# How to set powershell default directory?

Is there a way to change Powershell's default location?

How do you set Powershell's default working directory?

You could specify the directory to open when starting PowerShell:

powershell.exe -NoExit -command "& {Set-Location $env:systemroot}"  just use it in your shortcut. Or use a profile to set a start directory. Create a PowerShell profile: 1. Run powershell as administrator and execute the following command: Set-ExecutionPolicy -ExecutionPolicy RemoteSigned This will permit PowerShell to run local scripts, and scripts downloaded from the internet that have been signed. Read more about this command in the documentation. 2. In your Documents folder, find the directory named WindowsPowerShell. If it does not exist, that's ok, just create it. 3. Create a new file named profile.ps1 in the WindowsPowerShell folder. 4. Open profile.ps1 and add the following command to set your default working directory: Set-Location C:\my\default\working\directory 5. Open a new powershell window... the changes should have taken effect. • I tried this, but get "profile.ps1 cannot be loaded because running scripts is disabled". Is there "safe" way to enable safe scripts? – John Little Mar 4 '17 at 15:55 • Run this: "Set-ExecutionPolicy -ExecutionPolicy RemoteSigned" You can read about it here: technet.microsoft.com/en-us/library/ee176961.aspx It does not allow downloaded scripts from the internet to run unless they come from a trusted source. – LLL Mar 15 '17 at 7:12 • This is a really bad way to do it because if you have a build script for instance (like visual studio build script) and you want to run a ps command, then the command's working directory would be set to that location, so it will basically break all scripts using powershell like powershell -File "myscript.ps1" – Santhos Apr 7 '17 at 14:23 • If that's a bad option, is there a better/safer way to do it? – Adam_G Apr 17 '17 at 20:23 • Let me correct myself. When writing powershell scripts, e.g. for build, always use -NoProfile option like powershel -NoProfile -File "myscript.ps1" – Santhos Aug 31 '17 at 12:19 I had tried the above answers in Server 2016 without success. But i found this approach (should be the same for Windows 10) working for me. 1. Start a Powershell 2. In the Taskbar right-click and pin to keep a link there 3. Again right click the icon in taskbar and then right-click Windows PowerShell and choose Properties 4. Enter your preferred directory in the Start in: input field and press OK 5. Start from the taskbar icon Done! In the same Properties Dialog you can also change many other settings like Fonts, Colors, Sizes and on the Shortcut Tab there via button Advanced you can select if that Powershell is to be run with Administrator privileges. • Changing the working directory does not seem to work when you check Run as administrator in the .lnk advanced menu. The solution seems to be here stackoverflow.com/questions/31622469/… – Santhos Apr 7 '17 at 14:30 • That's weird, cause it works here. Just tested with changing the dir and changing Run as aministrator checkbox back and forth. – neongrau Apr 10 '17 at 9:40 • Works a charm. Thanks. – Yasser Oct 3 '17 at 4:24 • It worked! thanks! – Crisam De gracia May 11 '18 at 0:06 • It works with my powershell 6.0.3, thanks. – realhu Aug 25 '18 at 16:07 Putting Set-Location into your profile will unconditionally change the current working directory, which might have unwanted consequences in regards to the working directory for scripts that you execute via "run with powershell". An alternative solution is to change the working directory for the .lnk files to powershell usually found in %USERPROFILE%\AppData\Roaming\Microsoft\Windows\Start Menu\Programs\Windows PowerShell. Right click on a link an change the working directory from %HOMEDRIVE%%HOMEPATH% to the directory you want. • Changing the working directory does not seem to work when you check Run as administrator in the .lnk advanced menu. The solution seems to be here stackoverflow.com/questions/31622469/… – Santhos Apr 7 '17 at 14:29 • This is the best solution (for me, at least). – Anders Arpi Aug 6 '17 at 19:13 • That is why the scripts should use the -NoProfile option like powershell -NoProfile -File "myscript.ps1" – Santhos Aug 31 '17 at 12:20 Instead of unconditionally changing the working directory as mentioned above, you can write a simple function in the powershell profile to use set-location to quickly change the working directory whenever necessary. Check above answer to create/modify a powershell profile. Add function(s) to your powershell profile: function goto_this {set-location 'your\path\to\some\dir'} function goto_that {set-location 'your\path to some\dir with space'}  Just change the function name and directory pointed to. Using quotes on the path is mandatory if its contains spaces. I try to keep the prefix goto_ as it helps in remembering the functions' names. You can start typing goto_ then press TAB to cycle through all the added functions (remember to start a new powershell window after adding/modifying functions). Using just command line, if file exists already it will append to it $(if (-Not (Test-Path ~\Documents\WindowsPowerShell\)){ mkdir ~\Documents\WindowsPowerShell\}) ; echo "Set-Location c:\THELOCATIONYOUWANT" >> ~\Documents\WindowsPowerShell\profile.ps1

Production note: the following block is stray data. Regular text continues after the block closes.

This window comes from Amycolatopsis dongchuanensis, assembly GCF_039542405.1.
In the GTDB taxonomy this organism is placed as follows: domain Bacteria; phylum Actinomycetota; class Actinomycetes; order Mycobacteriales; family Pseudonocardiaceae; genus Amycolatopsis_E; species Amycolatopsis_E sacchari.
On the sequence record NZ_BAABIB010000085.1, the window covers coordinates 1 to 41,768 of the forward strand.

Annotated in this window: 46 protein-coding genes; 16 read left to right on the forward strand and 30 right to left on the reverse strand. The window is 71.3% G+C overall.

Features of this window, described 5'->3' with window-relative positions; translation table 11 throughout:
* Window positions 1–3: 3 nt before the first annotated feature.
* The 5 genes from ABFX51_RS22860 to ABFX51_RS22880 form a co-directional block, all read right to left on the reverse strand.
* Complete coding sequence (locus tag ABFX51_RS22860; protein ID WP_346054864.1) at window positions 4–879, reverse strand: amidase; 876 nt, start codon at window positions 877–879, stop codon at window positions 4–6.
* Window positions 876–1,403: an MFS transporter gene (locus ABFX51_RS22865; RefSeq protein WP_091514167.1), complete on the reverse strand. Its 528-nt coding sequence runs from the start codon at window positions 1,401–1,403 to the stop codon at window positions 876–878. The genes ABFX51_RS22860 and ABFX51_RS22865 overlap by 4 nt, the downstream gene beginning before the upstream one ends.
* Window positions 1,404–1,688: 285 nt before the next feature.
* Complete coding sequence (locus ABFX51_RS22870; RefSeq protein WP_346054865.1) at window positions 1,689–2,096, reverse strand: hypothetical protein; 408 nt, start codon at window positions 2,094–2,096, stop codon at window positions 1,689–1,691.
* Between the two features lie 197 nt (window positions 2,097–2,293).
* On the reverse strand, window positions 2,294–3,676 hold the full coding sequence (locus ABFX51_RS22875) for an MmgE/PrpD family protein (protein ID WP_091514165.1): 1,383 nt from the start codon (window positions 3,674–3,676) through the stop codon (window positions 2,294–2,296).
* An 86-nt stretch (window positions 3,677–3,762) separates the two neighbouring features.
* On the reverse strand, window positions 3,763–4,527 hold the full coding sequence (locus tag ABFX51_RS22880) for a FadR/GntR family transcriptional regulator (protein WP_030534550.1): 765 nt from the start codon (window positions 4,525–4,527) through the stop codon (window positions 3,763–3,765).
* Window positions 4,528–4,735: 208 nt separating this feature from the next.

I get that this is old, and this is a bit nit-picky. But, I feel it's better for everyone to have all the knowledge possible.

With that, there seems to be some confusion on "Working Directory" and PowerShell's "Location". What most people here are doing, and saying to do is change PowerShell's "Location". The "Working Directory" is actually different. Here is a link that explains it.

For those who don't want to read the link: Open PowerShell and use what others have said to do Set-Location "C:\some\directory" notice that your "working directory" is still where your PS was opened at. Either "~" or "%SYSTEMROOT%\system32" depending on if you ran as Admin or not. To check working directory use [Environment]::CurrentDirectory

note: in the article he says to check the "Working Directory" by using this command
$Environment$::CurrentDirectory. Not sure if this works with older PS versions, but with PS 5+ you have to use [Environment]::CurrentDirectory

An easier way to set the default directory is the following:

1. right click Windows Powershell icon and pin to Start
2. right click Windows Powershell icon in Start, and again right click Windows Powershell and select Properties (not Run as Administrator, not Windows Powershell ISE)

1. In Shortcut tab -> 'Start in' field, change to location you want Powershell to start in